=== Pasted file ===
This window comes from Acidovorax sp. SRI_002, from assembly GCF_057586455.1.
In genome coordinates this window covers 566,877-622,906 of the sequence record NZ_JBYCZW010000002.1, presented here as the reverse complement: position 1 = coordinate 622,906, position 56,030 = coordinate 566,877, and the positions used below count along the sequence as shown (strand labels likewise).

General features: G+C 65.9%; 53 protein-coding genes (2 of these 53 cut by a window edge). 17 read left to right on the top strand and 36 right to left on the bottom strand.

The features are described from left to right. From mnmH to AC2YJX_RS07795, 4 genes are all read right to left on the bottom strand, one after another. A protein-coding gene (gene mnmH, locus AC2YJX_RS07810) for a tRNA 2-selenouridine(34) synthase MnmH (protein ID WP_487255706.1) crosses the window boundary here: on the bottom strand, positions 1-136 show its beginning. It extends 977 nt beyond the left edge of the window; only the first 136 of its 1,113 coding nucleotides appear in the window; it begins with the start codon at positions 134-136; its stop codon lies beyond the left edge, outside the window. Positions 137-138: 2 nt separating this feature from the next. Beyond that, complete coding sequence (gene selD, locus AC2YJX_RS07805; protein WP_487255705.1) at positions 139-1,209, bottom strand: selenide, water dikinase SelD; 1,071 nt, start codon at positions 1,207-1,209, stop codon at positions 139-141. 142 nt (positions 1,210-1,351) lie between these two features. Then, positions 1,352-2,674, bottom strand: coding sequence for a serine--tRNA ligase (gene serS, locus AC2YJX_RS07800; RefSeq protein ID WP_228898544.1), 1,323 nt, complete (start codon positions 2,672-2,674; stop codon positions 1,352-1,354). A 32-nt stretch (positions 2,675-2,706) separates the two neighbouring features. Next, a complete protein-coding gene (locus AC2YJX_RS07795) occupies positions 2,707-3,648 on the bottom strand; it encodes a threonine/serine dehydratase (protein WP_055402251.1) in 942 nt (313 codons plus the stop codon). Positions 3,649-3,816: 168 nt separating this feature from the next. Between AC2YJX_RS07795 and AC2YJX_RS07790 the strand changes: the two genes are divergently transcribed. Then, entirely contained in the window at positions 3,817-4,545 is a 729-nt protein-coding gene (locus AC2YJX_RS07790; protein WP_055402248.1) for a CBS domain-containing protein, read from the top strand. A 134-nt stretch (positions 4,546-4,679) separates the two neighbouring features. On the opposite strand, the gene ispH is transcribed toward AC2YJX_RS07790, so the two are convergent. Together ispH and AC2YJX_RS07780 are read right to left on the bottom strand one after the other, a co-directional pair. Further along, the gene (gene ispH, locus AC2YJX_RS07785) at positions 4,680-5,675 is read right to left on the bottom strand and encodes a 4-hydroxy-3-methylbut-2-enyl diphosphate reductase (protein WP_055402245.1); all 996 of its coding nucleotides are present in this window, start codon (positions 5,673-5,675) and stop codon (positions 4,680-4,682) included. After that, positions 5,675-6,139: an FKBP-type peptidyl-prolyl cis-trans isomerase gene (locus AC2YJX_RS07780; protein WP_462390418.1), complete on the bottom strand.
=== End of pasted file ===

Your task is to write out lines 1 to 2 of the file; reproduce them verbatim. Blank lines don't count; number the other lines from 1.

This window comes from Acidovorax sp. SRI_002, from assembly GCF_057586455.1.
In genome coordinates this window covers 566,877-622,906 of the sequence record NZ_JBYCZW010000002.1, presented here as the reverse complement: position 1 = coordinate 622,906, position 56,030 = coordinate 566,877, and the positions used below count along the sequence as shown (strand labels likewise).